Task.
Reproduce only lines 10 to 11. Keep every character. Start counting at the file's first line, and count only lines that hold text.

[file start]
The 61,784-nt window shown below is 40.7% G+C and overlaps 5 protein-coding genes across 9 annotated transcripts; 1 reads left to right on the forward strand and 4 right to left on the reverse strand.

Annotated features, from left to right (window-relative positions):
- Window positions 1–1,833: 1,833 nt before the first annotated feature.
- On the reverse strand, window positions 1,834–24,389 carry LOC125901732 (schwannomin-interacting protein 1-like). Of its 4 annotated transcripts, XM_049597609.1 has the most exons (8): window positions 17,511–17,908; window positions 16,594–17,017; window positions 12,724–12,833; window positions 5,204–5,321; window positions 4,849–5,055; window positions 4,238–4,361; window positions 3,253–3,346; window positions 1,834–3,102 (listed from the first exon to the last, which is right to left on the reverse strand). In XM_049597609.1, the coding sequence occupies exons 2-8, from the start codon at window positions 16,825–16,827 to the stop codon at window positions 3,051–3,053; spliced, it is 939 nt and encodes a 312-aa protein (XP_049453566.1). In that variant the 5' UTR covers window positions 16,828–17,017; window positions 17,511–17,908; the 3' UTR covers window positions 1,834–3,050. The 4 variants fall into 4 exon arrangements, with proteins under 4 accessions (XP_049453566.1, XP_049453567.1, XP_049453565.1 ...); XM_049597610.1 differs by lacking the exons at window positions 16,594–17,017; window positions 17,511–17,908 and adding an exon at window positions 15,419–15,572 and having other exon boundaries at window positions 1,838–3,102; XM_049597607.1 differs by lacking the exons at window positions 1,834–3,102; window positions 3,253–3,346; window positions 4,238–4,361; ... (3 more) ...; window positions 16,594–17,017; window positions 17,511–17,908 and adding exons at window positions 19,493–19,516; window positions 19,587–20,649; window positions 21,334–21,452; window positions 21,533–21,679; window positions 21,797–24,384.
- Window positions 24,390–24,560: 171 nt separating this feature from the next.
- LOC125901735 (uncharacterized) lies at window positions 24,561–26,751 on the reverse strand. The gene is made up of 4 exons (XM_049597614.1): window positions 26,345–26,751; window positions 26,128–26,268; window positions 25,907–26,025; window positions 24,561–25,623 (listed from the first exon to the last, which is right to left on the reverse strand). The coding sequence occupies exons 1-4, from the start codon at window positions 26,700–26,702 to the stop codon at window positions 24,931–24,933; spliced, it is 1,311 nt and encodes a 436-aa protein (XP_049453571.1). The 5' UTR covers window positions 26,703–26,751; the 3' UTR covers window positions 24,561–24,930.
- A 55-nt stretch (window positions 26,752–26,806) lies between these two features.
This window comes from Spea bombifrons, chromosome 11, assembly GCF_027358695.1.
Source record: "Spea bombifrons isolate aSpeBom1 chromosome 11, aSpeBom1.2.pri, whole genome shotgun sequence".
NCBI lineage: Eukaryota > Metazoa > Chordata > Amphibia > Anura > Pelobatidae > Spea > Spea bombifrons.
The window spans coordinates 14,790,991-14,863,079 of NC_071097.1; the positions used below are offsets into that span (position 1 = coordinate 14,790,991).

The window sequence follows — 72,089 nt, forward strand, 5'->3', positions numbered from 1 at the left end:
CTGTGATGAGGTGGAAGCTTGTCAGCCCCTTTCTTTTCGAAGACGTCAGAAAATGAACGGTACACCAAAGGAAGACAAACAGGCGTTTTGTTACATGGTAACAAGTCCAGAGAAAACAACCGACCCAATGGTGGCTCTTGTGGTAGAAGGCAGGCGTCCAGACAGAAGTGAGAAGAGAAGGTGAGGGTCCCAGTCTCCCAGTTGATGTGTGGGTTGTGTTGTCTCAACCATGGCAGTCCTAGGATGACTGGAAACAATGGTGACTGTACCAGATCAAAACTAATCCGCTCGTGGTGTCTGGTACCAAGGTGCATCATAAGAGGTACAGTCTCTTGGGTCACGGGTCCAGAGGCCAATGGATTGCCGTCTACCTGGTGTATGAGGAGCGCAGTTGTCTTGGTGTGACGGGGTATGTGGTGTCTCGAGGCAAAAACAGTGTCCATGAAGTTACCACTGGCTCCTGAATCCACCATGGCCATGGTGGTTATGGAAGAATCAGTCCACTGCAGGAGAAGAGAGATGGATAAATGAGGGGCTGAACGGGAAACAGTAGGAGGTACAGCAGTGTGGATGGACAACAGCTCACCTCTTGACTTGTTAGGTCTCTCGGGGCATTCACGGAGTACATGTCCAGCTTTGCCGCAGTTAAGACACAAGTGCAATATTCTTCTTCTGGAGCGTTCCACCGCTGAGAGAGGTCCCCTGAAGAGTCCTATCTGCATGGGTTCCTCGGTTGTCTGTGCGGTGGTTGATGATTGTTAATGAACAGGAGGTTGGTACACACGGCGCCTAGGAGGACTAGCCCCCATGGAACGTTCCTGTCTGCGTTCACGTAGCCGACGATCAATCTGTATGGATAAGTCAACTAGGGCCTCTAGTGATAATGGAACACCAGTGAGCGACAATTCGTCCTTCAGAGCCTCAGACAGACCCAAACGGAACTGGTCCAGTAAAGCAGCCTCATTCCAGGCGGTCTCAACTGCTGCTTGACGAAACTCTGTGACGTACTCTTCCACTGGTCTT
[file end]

NCBI lineage: Eukaryota > Metazoa > Chordata > Amphibia > Anura > Pelobatidae > Spea > Spea bombifrons.
The window spans coordinates 14,790,991-14,863,079 of NC_071097.1; the positions used below are offsets into that span (position 1 = coordinate 14,790,991).